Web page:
Review Summary: "When I was a young boy, in primary school, my dad used to talk to me about a band called Truckfighters. My first reaction was: trucks shouldn't fight, because they both drive together and get along."
In the past decade, Truckfighters have become one of the most instantly recognizable stoner bands in the world. Ever since Josh Homme admitted these guys are undoubtedly 'the best band that ever existed' on their 2011 documentary, Fuzzomentary, their popularity doubled (at the very least). Still, giving credit where is due, the group's catchy as hell and flawless sound contributed equally. Both powerful and melodic, their fuzz-drenched tunes are accessible for the entire stoner fans spectrum. Moreover, their wild live shows have caught the attention of those who didn't initially bother listening to the records. Now, after exhaustively touring the world multiple times since Mania
hit the streets back in 2009, the Swedish heroes return with Universe
, their most complex effort yet.
In order to make sure they keep everyone interested until the last second, they have brought every trick up their sleeves and laid it to tape, thus creating a shorter, more concise album. Nevertheless, the groovy riffing and the melodic vocals that define their work is present as always. Shorter tracks like 'Mind Control', 'Dream Sale' or 'Prophet' will surely win those listeners who don't have the patience to dig the more expansive numbers. Each of these brings a slightly different side of the band, whether the straightforward rocking of the former, 'Prophet''s subdued grooves or the latter's gentle swaying, that rapidly shifts into ramming riff attacks. It's hard not to immerse yourself into the Truckfighters universe when they effortlessly churn such infectious music.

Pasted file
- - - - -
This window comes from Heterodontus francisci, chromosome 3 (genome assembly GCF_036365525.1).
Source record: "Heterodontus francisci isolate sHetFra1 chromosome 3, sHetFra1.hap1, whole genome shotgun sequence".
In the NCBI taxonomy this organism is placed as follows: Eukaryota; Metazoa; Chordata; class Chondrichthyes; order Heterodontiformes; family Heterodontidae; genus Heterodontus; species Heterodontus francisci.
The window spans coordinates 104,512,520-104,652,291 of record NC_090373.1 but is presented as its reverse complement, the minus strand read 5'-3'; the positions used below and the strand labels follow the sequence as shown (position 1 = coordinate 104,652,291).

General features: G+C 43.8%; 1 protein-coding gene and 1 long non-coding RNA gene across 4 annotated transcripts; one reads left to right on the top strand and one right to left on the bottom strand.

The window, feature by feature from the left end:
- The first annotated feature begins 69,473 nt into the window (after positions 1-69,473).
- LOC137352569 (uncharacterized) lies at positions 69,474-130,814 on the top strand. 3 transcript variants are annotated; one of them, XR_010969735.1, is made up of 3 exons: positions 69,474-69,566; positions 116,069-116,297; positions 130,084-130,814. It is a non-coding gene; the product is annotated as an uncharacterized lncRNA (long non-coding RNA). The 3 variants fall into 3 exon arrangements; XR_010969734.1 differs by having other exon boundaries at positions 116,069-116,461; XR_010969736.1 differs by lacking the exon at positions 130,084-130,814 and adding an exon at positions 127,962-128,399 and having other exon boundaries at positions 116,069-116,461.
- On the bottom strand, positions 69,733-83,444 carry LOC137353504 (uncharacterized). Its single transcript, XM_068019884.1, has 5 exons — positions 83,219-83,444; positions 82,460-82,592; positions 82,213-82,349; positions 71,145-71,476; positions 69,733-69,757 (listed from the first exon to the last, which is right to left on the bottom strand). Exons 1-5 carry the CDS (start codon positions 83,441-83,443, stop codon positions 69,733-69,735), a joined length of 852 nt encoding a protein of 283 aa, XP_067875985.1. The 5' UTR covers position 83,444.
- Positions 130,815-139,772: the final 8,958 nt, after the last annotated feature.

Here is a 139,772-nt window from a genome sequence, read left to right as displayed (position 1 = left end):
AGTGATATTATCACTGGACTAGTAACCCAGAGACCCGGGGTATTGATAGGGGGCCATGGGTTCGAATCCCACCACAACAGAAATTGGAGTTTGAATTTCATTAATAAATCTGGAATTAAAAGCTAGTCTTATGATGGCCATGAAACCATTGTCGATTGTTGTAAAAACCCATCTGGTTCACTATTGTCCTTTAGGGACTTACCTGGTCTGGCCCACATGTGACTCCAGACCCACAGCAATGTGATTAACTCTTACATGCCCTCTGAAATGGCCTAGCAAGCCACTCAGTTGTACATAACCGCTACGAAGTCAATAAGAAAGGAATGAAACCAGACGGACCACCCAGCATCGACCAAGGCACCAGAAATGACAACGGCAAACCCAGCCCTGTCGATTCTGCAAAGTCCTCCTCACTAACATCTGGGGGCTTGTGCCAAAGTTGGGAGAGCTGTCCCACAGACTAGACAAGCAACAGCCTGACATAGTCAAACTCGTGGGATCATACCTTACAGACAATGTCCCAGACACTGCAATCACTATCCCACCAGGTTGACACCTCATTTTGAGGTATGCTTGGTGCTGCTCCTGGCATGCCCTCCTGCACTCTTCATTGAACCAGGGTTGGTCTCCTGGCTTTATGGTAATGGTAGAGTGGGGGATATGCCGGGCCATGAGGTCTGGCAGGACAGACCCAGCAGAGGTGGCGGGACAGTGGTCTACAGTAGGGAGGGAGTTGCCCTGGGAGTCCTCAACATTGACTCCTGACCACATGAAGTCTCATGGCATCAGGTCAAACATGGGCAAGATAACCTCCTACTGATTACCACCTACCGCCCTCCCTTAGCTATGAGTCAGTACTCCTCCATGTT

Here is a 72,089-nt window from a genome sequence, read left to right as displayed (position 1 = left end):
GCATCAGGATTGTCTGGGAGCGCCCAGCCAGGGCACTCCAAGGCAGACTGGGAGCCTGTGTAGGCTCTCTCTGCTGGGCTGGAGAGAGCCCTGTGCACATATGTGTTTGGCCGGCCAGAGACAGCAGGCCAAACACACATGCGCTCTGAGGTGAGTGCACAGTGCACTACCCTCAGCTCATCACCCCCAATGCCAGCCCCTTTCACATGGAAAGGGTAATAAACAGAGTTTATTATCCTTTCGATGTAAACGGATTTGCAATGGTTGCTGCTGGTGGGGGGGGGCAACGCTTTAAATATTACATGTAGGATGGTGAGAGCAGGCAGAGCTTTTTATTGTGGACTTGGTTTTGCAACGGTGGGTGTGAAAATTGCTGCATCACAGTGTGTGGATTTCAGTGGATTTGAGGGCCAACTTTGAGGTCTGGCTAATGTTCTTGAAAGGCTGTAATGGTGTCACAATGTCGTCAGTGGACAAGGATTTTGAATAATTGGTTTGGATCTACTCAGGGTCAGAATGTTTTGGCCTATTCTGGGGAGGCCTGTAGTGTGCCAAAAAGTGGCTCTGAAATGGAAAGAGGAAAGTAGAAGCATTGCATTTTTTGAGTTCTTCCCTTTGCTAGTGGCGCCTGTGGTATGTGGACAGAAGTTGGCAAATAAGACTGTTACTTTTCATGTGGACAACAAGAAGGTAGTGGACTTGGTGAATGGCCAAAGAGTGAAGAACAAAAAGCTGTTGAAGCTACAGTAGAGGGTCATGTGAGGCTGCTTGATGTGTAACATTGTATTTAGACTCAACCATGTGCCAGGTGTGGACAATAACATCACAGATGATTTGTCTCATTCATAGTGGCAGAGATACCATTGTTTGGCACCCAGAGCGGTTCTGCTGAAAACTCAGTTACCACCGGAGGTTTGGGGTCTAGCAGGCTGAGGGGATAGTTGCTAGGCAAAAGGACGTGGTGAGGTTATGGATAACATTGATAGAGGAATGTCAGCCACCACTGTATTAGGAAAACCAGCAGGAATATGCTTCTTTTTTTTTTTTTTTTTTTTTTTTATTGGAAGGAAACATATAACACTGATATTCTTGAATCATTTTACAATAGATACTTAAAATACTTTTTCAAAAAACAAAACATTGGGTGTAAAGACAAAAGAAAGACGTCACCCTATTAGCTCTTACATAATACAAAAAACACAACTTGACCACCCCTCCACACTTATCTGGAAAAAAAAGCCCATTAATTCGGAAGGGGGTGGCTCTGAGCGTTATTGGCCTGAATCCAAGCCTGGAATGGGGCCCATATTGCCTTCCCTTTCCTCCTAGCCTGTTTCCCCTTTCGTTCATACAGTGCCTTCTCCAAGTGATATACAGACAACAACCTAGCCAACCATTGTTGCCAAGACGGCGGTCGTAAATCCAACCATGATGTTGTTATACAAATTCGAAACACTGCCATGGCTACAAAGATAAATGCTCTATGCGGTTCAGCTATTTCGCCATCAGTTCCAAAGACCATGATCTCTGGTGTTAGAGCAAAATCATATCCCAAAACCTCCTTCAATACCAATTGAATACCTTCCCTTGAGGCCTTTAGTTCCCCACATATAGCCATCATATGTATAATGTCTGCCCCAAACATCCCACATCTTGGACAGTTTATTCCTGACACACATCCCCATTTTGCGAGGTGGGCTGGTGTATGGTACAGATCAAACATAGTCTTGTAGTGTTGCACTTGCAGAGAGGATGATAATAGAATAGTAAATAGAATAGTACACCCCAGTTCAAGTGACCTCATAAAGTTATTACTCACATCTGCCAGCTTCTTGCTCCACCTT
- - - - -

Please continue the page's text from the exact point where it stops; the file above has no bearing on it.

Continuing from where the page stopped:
Since 'Chameleon' saw the light of day on the second release, Phi
, the Swedish trio have made a conscious decision to expand their songs, in order to avoid redundancy. Universe features a string of mammoths ready to crush your PA, the most notable being 'The Chairman' and 'Mastodont'. Both feature staccato guitar leads intertwined with some cool bass/drum rhythms, while the vocals beautifully accompany them. They leave a lot of room for interplay, however, they don't jump into true progressive territory, only making a few steps in before returning to the murky, bonecrushing jamming. 'Mastodont' grows a bit too close to the aforementioned 'Chameleon', but distances itself with multiple segments that show how much can these guys play within their comfort zone. Also, at some point, the nice horn section present past the 9-minute mark suddenly gives way to a lovely, gentle, album closing acoustic guitar picking.
Even so, there's a slight issue that does not affect Universe
in particular, but the band as a whole. Their sound is so recognizable, it became both a blessing and a curse. It made them one of the coolest stoner bands on Earth, yet once you're past the initial awe-inducing impact (if interested in their music of course), you can't help but think they are simply recycling the same chords and patterns. After you've heard one or two of their records, the others will feel more or less the same. Yes, there are highlights on each of them, still Truckfighters are one of those bands that will keep the same direction for most of their career. Strangely, I wouldn't want them to change their sound much, the same way I wouldn't really want them to stay out of their comfort zone too long. They know what sticks best to their audience and do it damn well. It's a weird, bipolar feeling, however, at the end of the day, Universe
is another solid addition to their increasing discography. Who knows, maybe listened to in smaller doses with longer breaks in between keeps these guys as essential as they were a decade ago when 'Desert Cruiser' became a stoner staple. Either way, everyone is entitled to have their own opinion, so the best way is to check this out and see for yourselves.